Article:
Enter Alessandra Del Conte Dickovick with the Community-Academic Research Alliance (CARA), a community-based research initiative that is part of the university’s Shepherd Program. One day, she visited RAOC to talk to Funkhouser about how CARA could help them, and they came up with the idea to ask an engineering class for help.

“I didn’t even know that W&L had this program at all,” Funkhouser said. “Really, Alessandra led the charge on this one.”

When Dickovick visited the facility, it was clear to her how important the work is to the employees.

“RAOC offers not only an employment opportunity, but also a huge social, emotional and psychological role in the lives of not only these individuals but also their families,” she said.

Since the center already had jigs for making the Adirondack chairs and picnic tables, Funkhouser decided they could really use one for the garden benches. That way, all his workers would have to do is measure the wood using a template, saw the wood, place the pieces on the device and screw them together — and one person can do it alone.

D’Alessandro’s class toured the center, then Funkhouser loaned them a bench to use as a reference. D’Alessandro broke her class into teams and had each one design a device for RAOC. At the end of the year, they presented their designs, and Funkhouser pointed out what he liked about each one.

That was the end of the project for most students in the class, but Brand and Vela de la Garza Evia took it a step further. They wanted to combine the best parts of each design and create a final version so RAOC could use it. The hardest part was finding the time to do it — in addition to classwork, Brand plays football, and Vela de la Garza Evia is a resident advisor who serves in the Bonner Program.

Often, when they met at the Howe Annex to construct the piece, they figured their task that day would only take about 30 minutes. Two hours later, they would be still tinkering with it, but they enjoyed every minute.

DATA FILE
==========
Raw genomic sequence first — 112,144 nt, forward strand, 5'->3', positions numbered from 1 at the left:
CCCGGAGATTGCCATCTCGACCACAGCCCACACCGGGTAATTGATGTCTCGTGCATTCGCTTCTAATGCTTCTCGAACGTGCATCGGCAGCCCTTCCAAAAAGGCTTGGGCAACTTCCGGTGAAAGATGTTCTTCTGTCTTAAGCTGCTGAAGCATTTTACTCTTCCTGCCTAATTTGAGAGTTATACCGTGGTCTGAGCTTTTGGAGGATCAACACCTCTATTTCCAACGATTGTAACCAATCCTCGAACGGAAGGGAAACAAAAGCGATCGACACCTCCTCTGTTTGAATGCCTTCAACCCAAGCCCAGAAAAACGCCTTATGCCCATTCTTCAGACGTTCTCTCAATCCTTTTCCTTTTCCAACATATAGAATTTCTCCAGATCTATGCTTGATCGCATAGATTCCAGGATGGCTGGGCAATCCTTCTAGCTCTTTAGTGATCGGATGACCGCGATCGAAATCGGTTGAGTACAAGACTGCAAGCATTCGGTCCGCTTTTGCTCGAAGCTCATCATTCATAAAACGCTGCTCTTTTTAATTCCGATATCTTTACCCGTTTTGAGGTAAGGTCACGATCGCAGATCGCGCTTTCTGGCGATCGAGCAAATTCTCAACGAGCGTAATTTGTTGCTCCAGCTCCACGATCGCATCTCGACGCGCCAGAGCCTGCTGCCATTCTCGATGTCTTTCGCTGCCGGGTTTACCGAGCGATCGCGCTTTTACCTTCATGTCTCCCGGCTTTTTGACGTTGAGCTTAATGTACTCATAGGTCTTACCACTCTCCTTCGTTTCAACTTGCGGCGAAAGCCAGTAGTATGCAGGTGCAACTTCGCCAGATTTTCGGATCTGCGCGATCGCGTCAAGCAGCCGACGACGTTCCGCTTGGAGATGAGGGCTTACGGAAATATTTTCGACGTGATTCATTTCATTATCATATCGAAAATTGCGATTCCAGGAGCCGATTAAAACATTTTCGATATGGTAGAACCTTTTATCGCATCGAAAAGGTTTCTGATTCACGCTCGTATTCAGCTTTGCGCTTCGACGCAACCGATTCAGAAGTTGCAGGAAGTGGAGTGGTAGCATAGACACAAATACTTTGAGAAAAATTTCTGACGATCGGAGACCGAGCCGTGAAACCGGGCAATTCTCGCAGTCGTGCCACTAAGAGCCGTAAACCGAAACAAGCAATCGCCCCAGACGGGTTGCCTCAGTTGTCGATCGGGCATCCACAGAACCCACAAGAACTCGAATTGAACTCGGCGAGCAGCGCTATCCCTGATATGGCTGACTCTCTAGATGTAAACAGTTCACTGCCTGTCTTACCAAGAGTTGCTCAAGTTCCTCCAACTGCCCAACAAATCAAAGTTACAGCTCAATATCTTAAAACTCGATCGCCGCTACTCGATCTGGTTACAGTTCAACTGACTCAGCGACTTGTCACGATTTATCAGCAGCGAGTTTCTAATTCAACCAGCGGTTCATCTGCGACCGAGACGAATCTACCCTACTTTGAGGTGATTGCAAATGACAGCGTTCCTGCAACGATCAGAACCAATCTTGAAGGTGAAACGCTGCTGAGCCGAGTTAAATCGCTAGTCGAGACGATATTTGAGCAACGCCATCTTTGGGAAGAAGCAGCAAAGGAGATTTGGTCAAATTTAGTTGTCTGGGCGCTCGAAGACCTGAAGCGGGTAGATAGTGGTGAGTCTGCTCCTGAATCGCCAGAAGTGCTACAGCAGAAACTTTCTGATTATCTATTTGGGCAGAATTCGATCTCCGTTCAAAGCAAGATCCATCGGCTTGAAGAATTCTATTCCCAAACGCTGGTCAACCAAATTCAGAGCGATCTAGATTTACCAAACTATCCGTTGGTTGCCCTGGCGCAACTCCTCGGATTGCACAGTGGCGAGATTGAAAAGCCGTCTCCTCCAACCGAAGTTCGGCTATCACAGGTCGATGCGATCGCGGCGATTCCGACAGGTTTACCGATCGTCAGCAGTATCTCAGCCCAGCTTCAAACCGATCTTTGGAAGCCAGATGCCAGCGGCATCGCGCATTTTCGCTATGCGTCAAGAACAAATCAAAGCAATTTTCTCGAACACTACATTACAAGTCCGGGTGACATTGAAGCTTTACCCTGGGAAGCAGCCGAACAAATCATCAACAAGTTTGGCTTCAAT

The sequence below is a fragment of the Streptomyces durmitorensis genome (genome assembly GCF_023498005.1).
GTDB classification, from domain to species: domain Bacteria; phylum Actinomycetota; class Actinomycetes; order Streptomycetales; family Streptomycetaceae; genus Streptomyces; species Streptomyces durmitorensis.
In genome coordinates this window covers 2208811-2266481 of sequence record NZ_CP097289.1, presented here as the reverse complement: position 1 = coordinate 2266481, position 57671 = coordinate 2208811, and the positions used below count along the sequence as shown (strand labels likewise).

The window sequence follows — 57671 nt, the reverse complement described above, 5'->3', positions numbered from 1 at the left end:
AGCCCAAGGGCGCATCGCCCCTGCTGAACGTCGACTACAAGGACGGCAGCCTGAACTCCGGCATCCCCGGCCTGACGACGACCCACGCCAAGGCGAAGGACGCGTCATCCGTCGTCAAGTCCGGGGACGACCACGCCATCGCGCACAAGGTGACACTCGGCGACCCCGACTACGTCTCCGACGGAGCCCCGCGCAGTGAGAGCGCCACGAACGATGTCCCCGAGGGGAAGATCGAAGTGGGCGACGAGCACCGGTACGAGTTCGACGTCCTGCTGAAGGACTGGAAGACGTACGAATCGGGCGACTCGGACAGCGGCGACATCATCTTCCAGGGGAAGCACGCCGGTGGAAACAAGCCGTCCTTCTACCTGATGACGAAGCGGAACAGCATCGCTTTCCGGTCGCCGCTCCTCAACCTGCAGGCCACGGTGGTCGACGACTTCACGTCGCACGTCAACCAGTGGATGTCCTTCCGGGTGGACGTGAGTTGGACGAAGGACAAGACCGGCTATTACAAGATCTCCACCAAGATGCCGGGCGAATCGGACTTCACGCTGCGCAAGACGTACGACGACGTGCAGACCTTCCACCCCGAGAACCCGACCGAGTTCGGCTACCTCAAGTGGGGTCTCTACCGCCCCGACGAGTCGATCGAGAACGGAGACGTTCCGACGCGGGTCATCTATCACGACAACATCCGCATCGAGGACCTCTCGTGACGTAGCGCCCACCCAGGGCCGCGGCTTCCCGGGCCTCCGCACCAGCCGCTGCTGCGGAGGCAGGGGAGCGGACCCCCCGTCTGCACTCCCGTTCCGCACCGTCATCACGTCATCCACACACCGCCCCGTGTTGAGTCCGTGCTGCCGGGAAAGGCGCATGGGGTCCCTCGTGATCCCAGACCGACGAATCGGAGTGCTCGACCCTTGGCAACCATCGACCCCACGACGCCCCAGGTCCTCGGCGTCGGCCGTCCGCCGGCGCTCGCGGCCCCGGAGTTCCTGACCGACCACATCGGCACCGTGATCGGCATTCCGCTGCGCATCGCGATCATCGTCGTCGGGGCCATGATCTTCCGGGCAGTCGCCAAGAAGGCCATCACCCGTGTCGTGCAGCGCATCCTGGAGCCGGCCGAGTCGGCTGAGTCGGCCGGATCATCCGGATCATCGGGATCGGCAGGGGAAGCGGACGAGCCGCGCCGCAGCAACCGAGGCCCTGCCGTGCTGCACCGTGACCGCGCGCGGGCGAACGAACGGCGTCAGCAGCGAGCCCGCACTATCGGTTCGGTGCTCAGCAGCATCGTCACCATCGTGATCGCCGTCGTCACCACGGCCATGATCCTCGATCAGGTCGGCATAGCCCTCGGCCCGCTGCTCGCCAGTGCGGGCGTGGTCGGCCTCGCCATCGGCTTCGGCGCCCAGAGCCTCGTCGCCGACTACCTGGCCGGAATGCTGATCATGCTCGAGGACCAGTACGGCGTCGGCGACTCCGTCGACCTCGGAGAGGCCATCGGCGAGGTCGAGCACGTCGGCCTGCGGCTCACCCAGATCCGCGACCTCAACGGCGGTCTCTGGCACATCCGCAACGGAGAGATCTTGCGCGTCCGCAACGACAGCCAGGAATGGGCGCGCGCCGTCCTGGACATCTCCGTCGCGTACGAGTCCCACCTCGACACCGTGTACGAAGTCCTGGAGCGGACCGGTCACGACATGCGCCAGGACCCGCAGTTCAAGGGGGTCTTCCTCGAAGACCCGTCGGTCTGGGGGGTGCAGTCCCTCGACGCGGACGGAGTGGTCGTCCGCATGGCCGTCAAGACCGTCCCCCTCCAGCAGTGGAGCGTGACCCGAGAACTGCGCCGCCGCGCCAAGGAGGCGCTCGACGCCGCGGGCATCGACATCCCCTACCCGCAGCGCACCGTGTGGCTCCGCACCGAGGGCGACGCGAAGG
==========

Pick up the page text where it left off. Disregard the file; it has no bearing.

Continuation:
“I think that one of the coolest parts of the project was all the trial and error,” Brand said.

The finished product allows RAOC workers to place the legs of the bench in holes that space them apart the correct distance and hold them upright. The slats for the seat and back of the bench are then placed on the device, which spaces them apart the accurate distance. Then, workers simply screw the pieces together and remove it from the jig.

On March 14, the students were ready to hand it off to RAOC. Funkhouser drove to campus, inspected the device, and loaded it into his pickup truck to take it back to the center.

“These two guys have taken it a little bit further, and I would hope they are getting some reward out of the fact that they are doing something that is going to help a group of people that might not otherwise get this kind of assistance,” Funkhouser said. “They’ll get to look at it and know that in some small part they are going to get to enhance someone’s life. And it helps the organization because we make these things to sell, and that supports our own overhead.”

The students said they did derive a great deal of satisfaction from the project, and it reinforced their decision to study engineering at W&L.

“I think [with] engineering you can really reach out to many areas of the community,” said Vela de la Garza Evia. “You can build stuff and know that the things you build are going to help a person or a whole community.”

To learn more about the Rockbridge Area Occupational Center, go to raoc.org.